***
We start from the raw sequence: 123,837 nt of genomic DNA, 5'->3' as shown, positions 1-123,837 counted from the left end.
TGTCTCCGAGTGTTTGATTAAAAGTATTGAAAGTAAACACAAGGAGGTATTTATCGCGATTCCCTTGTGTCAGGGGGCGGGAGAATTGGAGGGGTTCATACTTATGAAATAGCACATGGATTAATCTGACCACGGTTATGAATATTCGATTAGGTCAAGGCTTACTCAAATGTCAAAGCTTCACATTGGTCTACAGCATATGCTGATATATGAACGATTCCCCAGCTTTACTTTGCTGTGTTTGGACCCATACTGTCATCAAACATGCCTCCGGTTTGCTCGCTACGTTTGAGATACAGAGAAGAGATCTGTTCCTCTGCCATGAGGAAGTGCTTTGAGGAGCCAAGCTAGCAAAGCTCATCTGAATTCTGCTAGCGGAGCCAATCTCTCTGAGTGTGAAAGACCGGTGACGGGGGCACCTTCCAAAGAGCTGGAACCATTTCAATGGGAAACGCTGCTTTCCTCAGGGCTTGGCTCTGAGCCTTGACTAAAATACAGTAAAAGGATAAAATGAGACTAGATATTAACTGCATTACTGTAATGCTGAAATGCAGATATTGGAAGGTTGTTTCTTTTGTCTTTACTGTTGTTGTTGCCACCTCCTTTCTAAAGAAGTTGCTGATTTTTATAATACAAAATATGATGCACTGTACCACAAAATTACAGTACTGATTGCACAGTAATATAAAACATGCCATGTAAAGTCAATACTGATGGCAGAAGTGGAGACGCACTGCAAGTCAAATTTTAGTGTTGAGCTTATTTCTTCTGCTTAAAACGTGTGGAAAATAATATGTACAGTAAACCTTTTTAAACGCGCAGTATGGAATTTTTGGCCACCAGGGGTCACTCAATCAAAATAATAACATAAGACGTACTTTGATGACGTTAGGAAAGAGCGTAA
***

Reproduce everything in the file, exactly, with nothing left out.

We start from the raw sequence: 123,837 nt of genomic DNA, 5'->3' as shown, positions 1-123,837 counted from the left end.
TGTCTCCGAGTGTTTGATTAAAAGTATTGAAAGTAAACACAAGGAGGTATTTATCGCGATTCCCTTGTGTCAGGGGGCGGGAGAATTGGAGGGGTTCATACTTATGAAATAGCACATGGATTAATCTGACCACGGTTATGAATATTCGATTAGGTCAAGGCTTACTCAAATGTCAAAGCTTCACATTGGTCTACAGCATATGCTGATATATGAACGATTCCCCAGCTTTACTTTGCTGTGTTTGGACCCATACTGTCATCAAACATGCCTCCGGTTTGCTCGCTACGTTTGAGATACAGAGAAGAGATCTGTTCCTCTGCCATGAGGAAGTGCTTTGAGGAGCCAAGCTAGCAAAGCTCATCTGAATTCTGCTAGCGGAGCCAATCTCTCTGAGTGTGAAAGACCGGTGACGGGGGCACCTTCCAAAGAGCTGGAACCATTTCAATGGGAAACGCTGCTTTCCTCAGGGCTTGGCTCTGAGCCTTGACTAAAATACAGTAAAAGGATAAAATGAGACTAGATATTAACTGCATTACTGTAATGCTGAAATGCAGATATTGGAAGGTTGTTTCTTTTGTCTTTACTGTTGTTGTTGCCACCTCCTTTCTAAAGAAGTTGCTGATTTTTATAATACAAAATATGATGCACTGTACCACAAAATTACAGTACTGATTGCACAGTAATATAAAACATGCCATGTAAAGTCAATACTGATGGCAGAAGTGGAGACGCACTGCAAGTCAAATTTTAGTGTTGAGCTTATTTCTTCTGCTTAAAACGTGTGGAAAATAATATGTACAGTAAACCTTTTTAAACGCGCAGTATGGAATTTTTGGCCACCAGGGGTCACTCAATCAAAATAATAACATAAGACGTACTTTGATGACGTTAGGAAAGAGCGTAA